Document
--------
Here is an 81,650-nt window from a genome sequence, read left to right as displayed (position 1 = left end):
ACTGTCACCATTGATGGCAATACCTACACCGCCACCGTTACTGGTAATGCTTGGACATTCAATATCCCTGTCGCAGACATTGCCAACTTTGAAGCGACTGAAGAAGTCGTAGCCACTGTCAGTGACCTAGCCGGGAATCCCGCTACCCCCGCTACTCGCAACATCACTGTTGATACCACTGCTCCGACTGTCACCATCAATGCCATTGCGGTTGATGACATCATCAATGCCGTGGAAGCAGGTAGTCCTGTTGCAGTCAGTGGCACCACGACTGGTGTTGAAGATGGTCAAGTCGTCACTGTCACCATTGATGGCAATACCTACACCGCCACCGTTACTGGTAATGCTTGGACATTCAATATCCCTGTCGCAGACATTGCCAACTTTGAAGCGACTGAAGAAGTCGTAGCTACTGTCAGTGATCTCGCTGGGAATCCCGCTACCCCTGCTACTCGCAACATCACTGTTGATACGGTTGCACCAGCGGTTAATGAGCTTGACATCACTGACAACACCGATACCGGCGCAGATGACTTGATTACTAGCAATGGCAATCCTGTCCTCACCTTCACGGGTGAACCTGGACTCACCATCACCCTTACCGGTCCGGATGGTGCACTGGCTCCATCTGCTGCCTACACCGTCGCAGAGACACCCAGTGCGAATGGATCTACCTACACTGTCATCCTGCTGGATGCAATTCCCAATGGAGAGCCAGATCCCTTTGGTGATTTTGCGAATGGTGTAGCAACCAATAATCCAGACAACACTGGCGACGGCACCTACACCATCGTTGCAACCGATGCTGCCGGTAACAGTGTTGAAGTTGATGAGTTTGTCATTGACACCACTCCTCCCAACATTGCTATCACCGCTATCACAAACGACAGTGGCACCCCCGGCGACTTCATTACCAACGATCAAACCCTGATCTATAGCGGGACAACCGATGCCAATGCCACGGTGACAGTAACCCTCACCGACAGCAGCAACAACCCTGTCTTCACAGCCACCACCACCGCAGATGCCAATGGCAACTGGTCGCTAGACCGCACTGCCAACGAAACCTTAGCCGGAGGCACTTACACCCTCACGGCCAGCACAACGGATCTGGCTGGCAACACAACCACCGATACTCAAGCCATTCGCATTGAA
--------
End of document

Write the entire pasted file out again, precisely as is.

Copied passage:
Here is an 81,650-nt window from a genome sequence, read left to right as displayed (position 1 = left end):
ACTGTCACCATTGATGGCAATACCTACACCGCCACCGTTACTGGTAATGCTTGGACATTCAATATCCCTGTCGCAGACATTGCCAACTTTGAAGCGACTGAAGAAGTCGTAGCCACTGTCAGTGACCTAGCCGGGAATCCCGCTACCCCCGCTACTCGCAACATCACTGTTGATACCACTGCTCCGACTGTCACCATCAATGCCATTGCGGTTGATGACATCATCAATGCCGTGGAAGCAGGTAGTCCTGTTGCAGTCAGTGGCACCACGACTGGTGTTGAAGATGGTCAAGTCGTCACTGTCACCATTGATGGCAATACCTACACCGCCACCGTTACTGGTAATGCTTGGACATTCAATATCCCTGTCGCAGACATTGCCAACTTTGAAGCGACTGAAGAAGTCGTAGCTACTGTCAGTGATCTCGCTGGGAATCCCGCTACCCCTGCTACTCGCAACATCACTGTTGATACGGTTGCACCAGCGGTTAATGAGCTTGACATCACTGACAACACCGATACCGGCGCAGATGACTTGATTACTAGCAATGGCAATCCTGTCCTCACCTTCACGGGTGAACCTGGACTCACCATCACCCTTACCGGTCCGGATGGTGCACTGGCTCCATCTGCTGCCTACACCGTCGCAGAGACACCCAGTGCGAATGGATCTACCTACACTGTCATCCTGCTGGATGCAATTCCCAATGGAGAGCCAGATCCCTTTGGTGATTTTGCGAATGGTGTAGCAACCAATAATCCAGACAACACTGGCGACGGCACCTACACCATCGTTGCAACCGATGCTGCCGGTAACAGTGTTGAAGTTGATGAGTTTGTCATTGACACCACTCCTCCCAACATTGCTATCACCGCTATCACAAACGACAGTGGCACCCCCGGCGACTTCATTACCAACGATCAAACCCTGATCTATAGCGGGACAACCGATGCCAATGCCACGGTGACAGTAACCCTCACCGACAGCAGCAACAACCCTGTCTTCACAGCCACCACCACCGCAGATGCCAATGGCAACTGGTCGCTAGACCGCACTGCCAACGAAACCTTAGCCGGAGGCACTTACACCCTCACGGCCAGCACAACGGATCTGGCTGGCAACACAACCACCGATACTCAAGCCATTCGCATTGAA